12 October 2002

Kyle makes landfall, and one more intensity cycle; eyes point to SW Caribbean.

Although landfall technically occurred yesterday, it's tough to say
precisely WHERE it was.  Kyle followed the contour of the southeast US
with amazing detail, from the GA/SC border all the way north to Cape
Hatteras.  There were six damaging tornadoes in eastern NC and some
fairly serious coastal flooding associated with his passage.  Of course,
something strange or unusual had to happen... he was downdraded to a TD
at the 00Z Intermediate advisory, then once back out over the Atlantic,
re-strengthened into a TS at 09Z -the 5th time doing this.  Now at 15.5
Named Storm Days and nearly 22 total days, he is (I believe) the 3rd
longest-living tropical cyclone in Atlantic history.

At 15Z, TS Kyle was at 36.0N 75.0W (35 miles ENE of Nag's Head, NC) and
tracking ENE at 20kts.  Max winds as indicated by buoys, satellite, and
aircraft are 40kts and the MSLP is 1009mb.  He is in the process of
becoming extratropical, and the baroclinic assist he's getting is what
led to the intensification (as one would have expected).  However, in
the near future, his circulation will be indistinguishable from that of
the trough and mid-latitude Low.  And so ends the life of a storm we've
been talking about since September 20.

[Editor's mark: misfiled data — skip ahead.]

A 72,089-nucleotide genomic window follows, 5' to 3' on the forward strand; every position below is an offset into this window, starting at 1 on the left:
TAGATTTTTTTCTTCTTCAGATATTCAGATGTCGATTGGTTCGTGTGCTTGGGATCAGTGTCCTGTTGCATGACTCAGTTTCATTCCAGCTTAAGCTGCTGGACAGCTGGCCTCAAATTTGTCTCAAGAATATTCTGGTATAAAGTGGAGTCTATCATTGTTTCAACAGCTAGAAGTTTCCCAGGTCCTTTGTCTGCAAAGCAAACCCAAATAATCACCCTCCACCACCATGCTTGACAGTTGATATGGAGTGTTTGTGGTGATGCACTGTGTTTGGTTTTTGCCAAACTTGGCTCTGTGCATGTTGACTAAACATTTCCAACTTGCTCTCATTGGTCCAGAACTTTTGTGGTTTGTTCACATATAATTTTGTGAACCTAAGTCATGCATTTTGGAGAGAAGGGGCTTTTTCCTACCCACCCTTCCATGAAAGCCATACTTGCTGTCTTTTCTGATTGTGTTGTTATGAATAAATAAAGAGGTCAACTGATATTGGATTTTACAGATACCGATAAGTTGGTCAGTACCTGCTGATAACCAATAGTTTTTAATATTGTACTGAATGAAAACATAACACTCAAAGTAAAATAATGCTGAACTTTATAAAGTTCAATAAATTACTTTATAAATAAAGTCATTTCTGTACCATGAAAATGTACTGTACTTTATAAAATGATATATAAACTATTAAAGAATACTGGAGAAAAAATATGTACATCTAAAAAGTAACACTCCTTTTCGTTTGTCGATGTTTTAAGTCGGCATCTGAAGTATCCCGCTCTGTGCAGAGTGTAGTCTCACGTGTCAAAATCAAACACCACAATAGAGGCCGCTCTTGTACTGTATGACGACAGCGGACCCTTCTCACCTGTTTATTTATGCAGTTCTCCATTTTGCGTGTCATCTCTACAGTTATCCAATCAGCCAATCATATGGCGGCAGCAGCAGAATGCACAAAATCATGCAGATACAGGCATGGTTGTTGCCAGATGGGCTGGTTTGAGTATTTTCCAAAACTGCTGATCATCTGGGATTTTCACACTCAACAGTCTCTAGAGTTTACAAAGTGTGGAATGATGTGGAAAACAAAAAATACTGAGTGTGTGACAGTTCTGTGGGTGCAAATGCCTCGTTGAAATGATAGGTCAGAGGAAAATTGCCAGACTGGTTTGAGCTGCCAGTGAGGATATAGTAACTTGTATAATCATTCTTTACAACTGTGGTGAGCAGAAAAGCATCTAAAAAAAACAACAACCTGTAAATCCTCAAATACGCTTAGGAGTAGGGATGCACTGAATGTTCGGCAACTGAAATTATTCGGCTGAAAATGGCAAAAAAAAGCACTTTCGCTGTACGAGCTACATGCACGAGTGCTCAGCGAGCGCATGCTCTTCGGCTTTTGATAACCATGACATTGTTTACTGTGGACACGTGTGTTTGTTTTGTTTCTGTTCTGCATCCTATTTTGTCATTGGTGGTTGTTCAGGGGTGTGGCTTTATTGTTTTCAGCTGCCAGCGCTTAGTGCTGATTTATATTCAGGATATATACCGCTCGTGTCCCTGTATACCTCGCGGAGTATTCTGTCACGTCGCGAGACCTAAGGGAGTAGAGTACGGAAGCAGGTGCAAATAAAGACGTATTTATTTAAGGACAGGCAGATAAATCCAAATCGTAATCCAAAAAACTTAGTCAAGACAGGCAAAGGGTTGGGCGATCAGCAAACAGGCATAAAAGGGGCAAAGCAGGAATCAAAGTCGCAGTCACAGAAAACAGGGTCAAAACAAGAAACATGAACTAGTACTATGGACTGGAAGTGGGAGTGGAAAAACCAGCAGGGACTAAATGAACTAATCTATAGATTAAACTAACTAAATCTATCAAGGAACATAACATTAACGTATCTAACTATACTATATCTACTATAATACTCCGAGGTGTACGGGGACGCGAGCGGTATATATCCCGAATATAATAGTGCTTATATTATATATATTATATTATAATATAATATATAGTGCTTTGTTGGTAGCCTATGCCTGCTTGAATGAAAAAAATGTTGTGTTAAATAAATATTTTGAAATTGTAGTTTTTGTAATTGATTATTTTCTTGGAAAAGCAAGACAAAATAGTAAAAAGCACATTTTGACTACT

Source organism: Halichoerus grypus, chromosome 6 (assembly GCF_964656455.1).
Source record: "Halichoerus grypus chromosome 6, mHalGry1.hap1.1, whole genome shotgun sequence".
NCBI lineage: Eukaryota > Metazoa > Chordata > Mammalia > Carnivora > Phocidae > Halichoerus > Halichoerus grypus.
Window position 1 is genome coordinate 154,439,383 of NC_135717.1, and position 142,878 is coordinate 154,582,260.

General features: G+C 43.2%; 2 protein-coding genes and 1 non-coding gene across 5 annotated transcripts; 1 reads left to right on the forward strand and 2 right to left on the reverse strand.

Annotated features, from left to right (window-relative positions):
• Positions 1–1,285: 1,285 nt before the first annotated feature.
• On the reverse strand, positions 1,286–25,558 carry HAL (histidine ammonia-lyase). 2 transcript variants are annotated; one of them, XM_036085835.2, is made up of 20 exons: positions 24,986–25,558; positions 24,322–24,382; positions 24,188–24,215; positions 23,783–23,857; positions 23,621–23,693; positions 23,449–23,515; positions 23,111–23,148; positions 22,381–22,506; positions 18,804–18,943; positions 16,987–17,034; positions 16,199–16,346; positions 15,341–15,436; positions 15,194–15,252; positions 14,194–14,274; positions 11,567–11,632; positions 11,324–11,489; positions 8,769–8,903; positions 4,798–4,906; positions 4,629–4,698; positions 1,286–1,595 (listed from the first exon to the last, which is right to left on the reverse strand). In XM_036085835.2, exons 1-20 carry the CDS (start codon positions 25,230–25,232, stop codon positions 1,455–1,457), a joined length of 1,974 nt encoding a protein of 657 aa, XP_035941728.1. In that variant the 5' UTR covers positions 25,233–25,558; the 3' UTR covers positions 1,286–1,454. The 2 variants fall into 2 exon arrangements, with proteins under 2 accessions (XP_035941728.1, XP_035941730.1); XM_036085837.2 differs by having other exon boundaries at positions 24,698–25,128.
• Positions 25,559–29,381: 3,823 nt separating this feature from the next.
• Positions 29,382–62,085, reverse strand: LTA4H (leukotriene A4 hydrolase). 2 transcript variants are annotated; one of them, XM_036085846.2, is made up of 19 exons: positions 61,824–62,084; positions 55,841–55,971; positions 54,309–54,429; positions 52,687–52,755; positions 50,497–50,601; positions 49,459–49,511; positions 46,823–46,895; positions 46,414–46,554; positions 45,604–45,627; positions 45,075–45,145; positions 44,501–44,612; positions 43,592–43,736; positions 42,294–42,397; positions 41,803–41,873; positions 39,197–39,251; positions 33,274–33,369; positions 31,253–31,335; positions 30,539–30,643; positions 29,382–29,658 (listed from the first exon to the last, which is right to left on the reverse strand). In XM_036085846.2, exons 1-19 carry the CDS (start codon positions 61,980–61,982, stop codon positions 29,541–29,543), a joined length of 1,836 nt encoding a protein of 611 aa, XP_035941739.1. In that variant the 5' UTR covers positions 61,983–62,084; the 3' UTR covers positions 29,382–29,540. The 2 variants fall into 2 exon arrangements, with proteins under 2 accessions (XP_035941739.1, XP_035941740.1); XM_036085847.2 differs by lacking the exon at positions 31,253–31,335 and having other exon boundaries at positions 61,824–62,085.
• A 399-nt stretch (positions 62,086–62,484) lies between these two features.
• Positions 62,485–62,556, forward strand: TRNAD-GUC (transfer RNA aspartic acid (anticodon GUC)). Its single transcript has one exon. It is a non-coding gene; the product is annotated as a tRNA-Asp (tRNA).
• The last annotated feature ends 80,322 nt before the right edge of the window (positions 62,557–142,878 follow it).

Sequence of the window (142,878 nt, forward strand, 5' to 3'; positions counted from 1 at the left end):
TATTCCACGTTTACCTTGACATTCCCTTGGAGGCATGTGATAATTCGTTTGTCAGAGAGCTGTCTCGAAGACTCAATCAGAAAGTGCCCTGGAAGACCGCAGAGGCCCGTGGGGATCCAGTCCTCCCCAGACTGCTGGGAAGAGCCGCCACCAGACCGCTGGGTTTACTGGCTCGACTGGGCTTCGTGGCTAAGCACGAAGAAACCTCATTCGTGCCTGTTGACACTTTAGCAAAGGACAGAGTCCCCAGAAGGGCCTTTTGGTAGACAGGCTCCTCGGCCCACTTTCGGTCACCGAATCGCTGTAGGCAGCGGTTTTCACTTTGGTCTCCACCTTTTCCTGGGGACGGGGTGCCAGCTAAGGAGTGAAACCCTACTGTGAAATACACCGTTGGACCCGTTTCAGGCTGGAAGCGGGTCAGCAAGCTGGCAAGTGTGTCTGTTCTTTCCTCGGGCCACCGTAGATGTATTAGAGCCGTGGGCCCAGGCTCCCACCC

Meanwhile... the wave near the Cape Verde Islands is looking much less
organized and is not of great concern at this time.  However, of much
greater concern is the brewing situation in the southwest Caribbean Sea
(correction to yesterday's update: the area of interest is not the Bay
of Campeche, but rather the Caribbean down by Panama).  Although
disorganized and broad now, the area of disturbed weather down there is
still favored by virtually every model for development.  The track is
what makes it a concern:  northward over western or central Cuba, then
into the southern FL peninsula, then perhaps up along the US east
coast.  The timing and exact positions are not agreed upon, but that
general scenario is.  Although presently in very strong westerly shear,
if organization occurs fairly soon and the models therefore prove their
skill, landfall on FL could be as soon as Tuesday morning, but could
certainly be later.  Seeing that this year has been the year of U.S.
landfalls, I'd be cautious!  

Please visit my tropical Atlantic headquarters.

No comments:

Post a Comment